It should be appreciated that the effects of the grating action of the land 112 are applicable to particulate, gel, molten, and semi-molten materials, as well as combinations thereof. Additionally, the plasticating screw herein is suitable for use with mixtures of materials including more than two components.
The land element 312 of the second embodiment include three elements: a first grating element 314 adjacent to the inlet groove 308, a second grating element 318 adjacent the discharge groove 310 and a closed-ended separating channel or groove 316 disposed between the first and second grating elements 314, 318.
In operation, a second material 320 carried by a primary material traveling through the mixing section 306 enters the inlet groove 308 and is transferred across the first grating element 314 and into the separating channel 316. The second material 320 is then transferred from the separating channel 316 to across the second grating element 318 to the discharge groove 310. Being passed across the grating elements reduces the domain sizes of the second material and improves dispersion/distribution of the second material in the primary material. The two grating elements 314, 318 provide two grating cycles to every domain of the second material 320 conveyed by the screw 300, which provides a narrower domain size distribution of the second material.
It should be appreciated that the land region between each associated inlet groove and discharge groove may be divided into any number of grating elements, which grating elements may be programmed with any variety of profiles. That is, the several grating elements may be of the same dimensions, or may be of decreasing or increasing coarseness or combinations thereof.
Additionally, it should be understood that the design and configuration of the flighted sections of the plasticating screw are largely irrelevant to the present invention. The mixing section may be equally suitable for use with single flighted and multi-flighted screws having constant or variable pitch, etc. Additionally, while it may be advantageous to locate the mixing section in the transition or metering sections of the screw, the exact location of the mixing section may be adjusted to suit individual applications without departing from the invention herein.
At the time of filing, it is believed that the effectiveness of the grating mixer according to the present invention is most likely associated with the entrance region(s) of the grating rows. The experimental studies with this grating concept have shown that two short land grating rows are significantly more effective than one longer land grating row of the same cross section. Additional benefits would be expected if additional rows, especially offset rows, were added. However, appreciable advantages in contaminant size reduction may be realized from a mixing section including only one grating element per inlet/discharge pair.
The degree of paint flake size reduction during extrusion provided by a plasticating screw having a mixing section consistent with the present invention was comparatively evaluated against a conventional square pitch screw without a mixing section and a plasticating screw having a conventional UC mixing section, in each case using a 38 mm diameter 24 L/D Welex single screw, having an 8.0 mm deep feed section and interchangeable 7 L/D removable discharge end.
For the experimental evaluation, the interchangeable discharge end of the screw was alternatively configured to have a 3.2 mm deep metering section (the conventional or general purpose screw), a 2 L/D UC (LeRoy mixing section screw) mixing section followed by a 3 turn metering section, and a 2 L/D double grating element mixing section consistent with the present invention. The UC mixing section was provided having three 0.50 mm deep×9.6 mm long×2 L/D wide shear lands. The grated mixing element according to the present invention was provided having three, double grating element land regions located at the same axial position along the screw, but 120° apart from one another. Each land region had two rows of grating elements, one at the inlet, and one at the discharge of the shear zone. Each grating element had 36 narrow, shallow openings, with the width and depth of each grating slot (for the screw section evaluated in this study) are 0.81 mm and 1.5 mm respectively.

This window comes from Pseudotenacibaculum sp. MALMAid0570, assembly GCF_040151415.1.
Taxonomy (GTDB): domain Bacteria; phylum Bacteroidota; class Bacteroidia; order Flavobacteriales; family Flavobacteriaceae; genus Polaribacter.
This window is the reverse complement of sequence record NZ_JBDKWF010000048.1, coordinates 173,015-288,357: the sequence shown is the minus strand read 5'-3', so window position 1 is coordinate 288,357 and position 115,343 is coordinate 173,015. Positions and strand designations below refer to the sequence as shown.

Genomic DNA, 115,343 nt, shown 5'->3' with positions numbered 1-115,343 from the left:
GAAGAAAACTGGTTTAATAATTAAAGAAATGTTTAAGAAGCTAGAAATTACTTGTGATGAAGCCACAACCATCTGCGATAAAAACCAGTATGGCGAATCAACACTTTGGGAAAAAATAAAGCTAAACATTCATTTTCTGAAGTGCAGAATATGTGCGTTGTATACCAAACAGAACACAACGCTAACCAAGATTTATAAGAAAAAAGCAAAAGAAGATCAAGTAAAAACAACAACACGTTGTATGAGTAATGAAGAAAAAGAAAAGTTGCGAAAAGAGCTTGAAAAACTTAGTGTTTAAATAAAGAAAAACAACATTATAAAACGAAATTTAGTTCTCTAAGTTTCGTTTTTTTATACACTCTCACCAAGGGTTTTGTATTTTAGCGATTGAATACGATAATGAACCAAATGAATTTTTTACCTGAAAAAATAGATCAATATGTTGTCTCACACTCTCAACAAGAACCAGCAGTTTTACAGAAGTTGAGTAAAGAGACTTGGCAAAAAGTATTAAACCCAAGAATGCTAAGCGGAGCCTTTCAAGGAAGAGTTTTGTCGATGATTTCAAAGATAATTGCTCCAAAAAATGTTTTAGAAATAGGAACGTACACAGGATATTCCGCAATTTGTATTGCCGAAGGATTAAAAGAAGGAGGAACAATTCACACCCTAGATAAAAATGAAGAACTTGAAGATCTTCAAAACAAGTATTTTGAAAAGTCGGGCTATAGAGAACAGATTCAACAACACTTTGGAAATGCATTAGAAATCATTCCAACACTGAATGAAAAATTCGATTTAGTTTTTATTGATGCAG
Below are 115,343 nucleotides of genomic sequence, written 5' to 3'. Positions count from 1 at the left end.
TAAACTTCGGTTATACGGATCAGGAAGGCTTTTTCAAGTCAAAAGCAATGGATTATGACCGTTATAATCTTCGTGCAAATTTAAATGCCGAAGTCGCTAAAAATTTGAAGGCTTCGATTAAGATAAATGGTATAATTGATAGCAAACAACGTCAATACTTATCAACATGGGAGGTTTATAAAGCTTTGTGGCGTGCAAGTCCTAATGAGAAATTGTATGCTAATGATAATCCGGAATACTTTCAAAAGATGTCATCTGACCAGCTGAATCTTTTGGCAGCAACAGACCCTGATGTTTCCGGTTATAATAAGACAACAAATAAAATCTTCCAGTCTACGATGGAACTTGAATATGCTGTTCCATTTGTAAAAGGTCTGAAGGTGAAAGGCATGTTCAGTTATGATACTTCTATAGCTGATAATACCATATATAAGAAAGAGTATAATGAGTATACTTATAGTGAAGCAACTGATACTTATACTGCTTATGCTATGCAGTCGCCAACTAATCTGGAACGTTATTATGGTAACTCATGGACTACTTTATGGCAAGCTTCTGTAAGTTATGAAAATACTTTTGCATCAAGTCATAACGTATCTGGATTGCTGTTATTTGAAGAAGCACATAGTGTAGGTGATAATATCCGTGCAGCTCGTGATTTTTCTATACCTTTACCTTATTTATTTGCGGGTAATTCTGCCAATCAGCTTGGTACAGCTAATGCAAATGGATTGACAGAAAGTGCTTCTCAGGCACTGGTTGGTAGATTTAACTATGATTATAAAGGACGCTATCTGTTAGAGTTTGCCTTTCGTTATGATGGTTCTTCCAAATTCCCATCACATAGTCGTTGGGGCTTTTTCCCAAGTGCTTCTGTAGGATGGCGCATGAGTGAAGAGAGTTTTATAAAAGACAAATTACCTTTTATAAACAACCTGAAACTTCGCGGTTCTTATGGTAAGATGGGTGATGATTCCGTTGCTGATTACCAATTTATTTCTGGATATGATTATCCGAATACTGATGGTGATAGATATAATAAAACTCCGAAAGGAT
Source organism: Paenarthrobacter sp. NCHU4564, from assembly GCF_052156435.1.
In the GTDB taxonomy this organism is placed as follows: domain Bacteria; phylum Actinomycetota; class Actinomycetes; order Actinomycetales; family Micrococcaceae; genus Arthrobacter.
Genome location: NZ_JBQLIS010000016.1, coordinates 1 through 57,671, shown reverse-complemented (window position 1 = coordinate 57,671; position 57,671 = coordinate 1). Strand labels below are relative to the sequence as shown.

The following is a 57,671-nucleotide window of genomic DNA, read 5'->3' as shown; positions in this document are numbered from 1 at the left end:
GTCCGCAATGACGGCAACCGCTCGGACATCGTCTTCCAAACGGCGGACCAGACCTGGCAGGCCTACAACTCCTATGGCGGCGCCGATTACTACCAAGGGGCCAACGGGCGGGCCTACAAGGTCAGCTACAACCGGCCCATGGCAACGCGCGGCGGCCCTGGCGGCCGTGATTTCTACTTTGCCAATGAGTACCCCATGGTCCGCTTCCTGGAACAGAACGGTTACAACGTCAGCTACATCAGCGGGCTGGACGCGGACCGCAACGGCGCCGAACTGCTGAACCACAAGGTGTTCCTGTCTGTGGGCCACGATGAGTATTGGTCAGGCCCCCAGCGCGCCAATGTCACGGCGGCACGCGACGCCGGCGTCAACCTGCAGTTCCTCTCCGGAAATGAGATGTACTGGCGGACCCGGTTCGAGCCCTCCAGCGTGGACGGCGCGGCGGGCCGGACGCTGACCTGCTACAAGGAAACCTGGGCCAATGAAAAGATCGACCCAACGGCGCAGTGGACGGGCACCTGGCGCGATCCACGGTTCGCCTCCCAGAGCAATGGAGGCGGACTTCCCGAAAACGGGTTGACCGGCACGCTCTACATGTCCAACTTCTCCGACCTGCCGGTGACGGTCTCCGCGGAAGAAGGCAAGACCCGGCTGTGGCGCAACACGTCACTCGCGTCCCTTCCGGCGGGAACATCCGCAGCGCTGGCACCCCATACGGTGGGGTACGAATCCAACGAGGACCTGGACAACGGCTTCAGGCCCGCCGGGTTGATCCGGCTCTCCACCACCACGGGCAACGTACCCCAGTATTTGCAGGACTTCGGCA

The material utilized in comparative evaluation was reground, painted thermoplastic olefin (TPO) automobile bumpers. The TPO itself had a black color, and was coated with a thermoset paint (of various colors, on one side of the granules). The base TPO resin used for these auto bumpers was a Solvay Sequel® 1440. Virgin (unpainted) TPO of the same grade was also utilized in this study as a control. The virgin TPO had a melt flow rate of 8.3 g/10 min @ 190° C., 2.16 Kg (as measured experimentally). The granulated material was produced from parts having an average wall thickness in the range of 2.5 mm. A sieve analysis was conducted on the granulated material after removing a small percentage of very large shreds. It should be appreciated that such a sieve analysis on granulated parts will generally indicate the narrower of the x-y dimensions; found to be 4.6 mm as received.
With each of the three screw configurations, the screws were used to plasticate the melt at a screw speed of 80 RPM, and barrel temperatures set from 210° C. (feed) to 224° C. (discharge). In the first experimental evaluation, the extruder was operated under “open discharge conditions”, i.e., without a screen pack breaker plate, or die. The same process conditions were used for all trials. Output, melt temperature (via hand held TC) and drive variables were recorded for each trial. In addition, golf ball size samples of the molten extrudate obtained with each screw configuration were placed in a heated compression press located next to the extruder. The melt was compressed into very thin films having a thickness of 0.10 mm and cooled. The size and size distribution of the paint flakes where evaluated by making a transparency from scanned images of the films, and projecting an image of the films onto large paper screens using a high magnification projector. The longest dimension of each paint particle (projected) image was measured and marked with a pen in order to avoid double counting. These measurements were related to the actual dimension of the paint flake using a calibration based on the magnification of the projector. The average size and size range of the measured paint flakes based on the flake's long dimension measurements is reported in Table 1 below.